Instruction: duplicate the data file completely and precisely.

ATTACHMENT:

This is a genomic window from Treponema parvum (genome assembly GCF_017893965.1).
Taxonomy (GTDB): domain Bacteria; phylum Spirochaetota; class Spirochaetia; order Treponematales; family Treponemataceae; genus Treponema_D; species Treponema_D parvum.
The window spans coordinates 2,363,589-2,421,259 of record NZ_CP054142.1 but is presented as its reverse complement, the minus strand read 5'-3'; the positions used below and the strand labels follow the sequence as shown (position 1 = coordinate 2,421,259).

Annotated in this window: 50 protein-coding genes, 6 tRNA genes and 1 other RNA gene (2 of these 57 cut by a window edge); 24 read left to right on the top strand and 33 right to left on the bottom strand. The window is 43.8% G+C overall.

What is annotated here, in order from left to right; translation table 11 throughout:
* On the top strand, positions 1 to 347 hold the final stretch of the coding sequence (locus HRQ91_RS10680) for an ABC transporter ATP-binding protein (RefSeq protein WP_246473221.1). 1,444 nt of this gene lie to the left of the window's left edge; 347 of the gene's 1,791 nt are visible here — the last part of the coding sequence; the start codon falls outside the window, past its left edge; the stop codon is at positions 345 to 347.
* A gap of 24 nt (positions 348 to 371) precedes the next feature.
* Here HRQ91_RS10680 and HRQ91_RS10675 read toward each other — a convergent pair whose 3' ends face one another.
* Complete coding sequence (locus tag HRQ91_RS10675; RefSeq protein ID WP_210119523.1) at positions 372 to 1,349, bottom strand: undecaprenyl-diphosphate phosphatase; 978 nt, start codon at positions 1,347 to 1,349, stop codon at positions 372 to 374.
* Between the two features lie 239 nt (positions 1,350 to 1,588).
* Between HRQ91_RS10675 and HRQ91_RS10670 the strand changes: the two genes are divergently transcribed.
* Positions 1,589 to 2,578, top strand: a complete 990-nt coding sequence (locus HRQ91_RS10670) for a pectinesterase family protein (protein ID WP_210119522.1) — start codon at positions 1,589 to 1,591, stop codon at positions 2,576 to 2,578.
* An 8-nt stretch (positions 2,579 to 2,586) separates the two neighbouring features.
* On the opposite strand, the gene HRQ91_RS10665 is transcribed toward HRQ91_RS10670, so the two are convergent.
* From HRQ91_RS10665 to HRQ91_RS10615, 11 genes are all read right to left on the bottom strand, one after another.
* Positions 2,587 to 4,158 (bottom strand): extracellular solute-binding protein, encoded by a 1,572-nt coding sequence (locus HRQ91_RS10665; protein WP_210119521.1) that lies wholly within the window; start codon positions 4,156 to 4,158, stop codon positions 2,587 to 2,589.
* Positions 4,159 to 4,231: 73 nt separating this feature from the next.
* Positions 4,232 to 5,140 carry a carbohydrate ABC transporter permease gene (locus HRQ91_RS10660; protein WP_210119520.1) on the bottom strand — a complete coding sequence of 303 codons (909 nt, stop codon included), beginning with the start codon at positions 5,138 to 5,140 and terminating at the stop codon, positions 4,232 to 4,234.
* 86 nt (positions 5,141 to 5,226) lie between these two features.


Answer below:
This is a genomic window from Treponema parvum (genome assembly GCF_017893965.1).
Taxonomy (GTDB): domain Bacteria; phylum Spirochaetota; class Spirochaetia; order Treponematales; family Treponemataceae; genus Treponema_D; species Treponema_D parvum.
The window spans coordinates 2,363,589-2,421,259 of record NZ_CP054142.1 but is presented as its reverse complement, the minus strand read 5'-3'; the positions used below and the strand labels follow the sequence as shown (position 1 = coordinate 2,421,259).

Annotated in this window: 50 protein-coding genes, 6 tRNA genes and 1 other RNA gene (2 of these 57 cut by a window edge); 24 read left to right on the top strand and 33 right to left on the bottom strand. The window is 43.8% G+C overall.

What is annotated here, in order from left to right; translation table 11 throughout:
* On the top strand, positions 1 to 347 hold the final stretch of the coding sequence (locus HRQ91_RS10680) for an ABC transporter ATP-binding protein (RefSeq protein WP_246473221.1). 1,444 nt of this gene lie to the left of the window's left edge; 347 of the gene's 1,791 nt are visible here — the last part of the coding sequence; the start codon falls outside the window, past its left edge; the stop codon is at positions 345 to 347.
* A gap of 24 nt (positions 348 to 371) precedes the next feature.
* Here HRQ91_RS10680 and HRQ91_RS10675 read toward each other — a convergent pair whose 3' ends face one another.
* Complete coding sequence (locus tag HRQ91_RS10675; RefSeq protein ID WP_210119523.1) at positions 372 to 1,349, bottom strand: undecaprenyl-diphosphate phosphatase; 978 nt, start codon at positions 1,347 to 1,349, stop codon at positions 372 to 374.
* Between the two features lie 239 nt (positions 1,350 to 1,588).
* Between HRQ91_RS10675 and HRQ91_RS10670 the strand changes: the two genes are divergently transcribed.
* Positions 1,589 to 2,578, top strand: a complete 990-nt coding sequence (locus HRQ91_RS10670) for a pectinesterase family protein (protein ID WP_210119522.1) — start codon at positions 1,589 to 1,591, stop codon at positions 2,576 to 2,578.
* An 8-nt stretch (positions 2,579 to 2,586) separates the two neighbouring features.
* On the opposite strand, the gene HRQ91_RS10665 is transcribed toward HRQ91_RS10670, so the two are convergent.
* From HRQ91_RS10665 to HRQ91_RS10615, 11 genes are all read right to left on the bottom strand, one after another.
* Positions 2,587 to 4,158 (bottom strand): extracellular solute-binding protein, encoded by a 1,572-nt coding sequence (locus HRQ91_RS10665; protein WP_210119521.1) that lies wholly within the window; start codon positions 4,156 to 4,158, stop codon positions 2,587 to 2,589.
* Positions 4,159 to 4,231: 73 nt separating this feature from the next.
* Positions 4,232 to 5,140 carry a carbohydrate ABC transporter permease gene (locus HRQ91_RS10660; protein WP_210119520.1) on the bottom strand — a complete coding sequence of 303 codons (909 nt, stop codon included), beginning with the start codon at positions 5,138 to 5,140 and terminating at the stop codon, positions 4,232 to 4,234.
* 86 nt (positions 5,141 to 5,226) lie between these two features.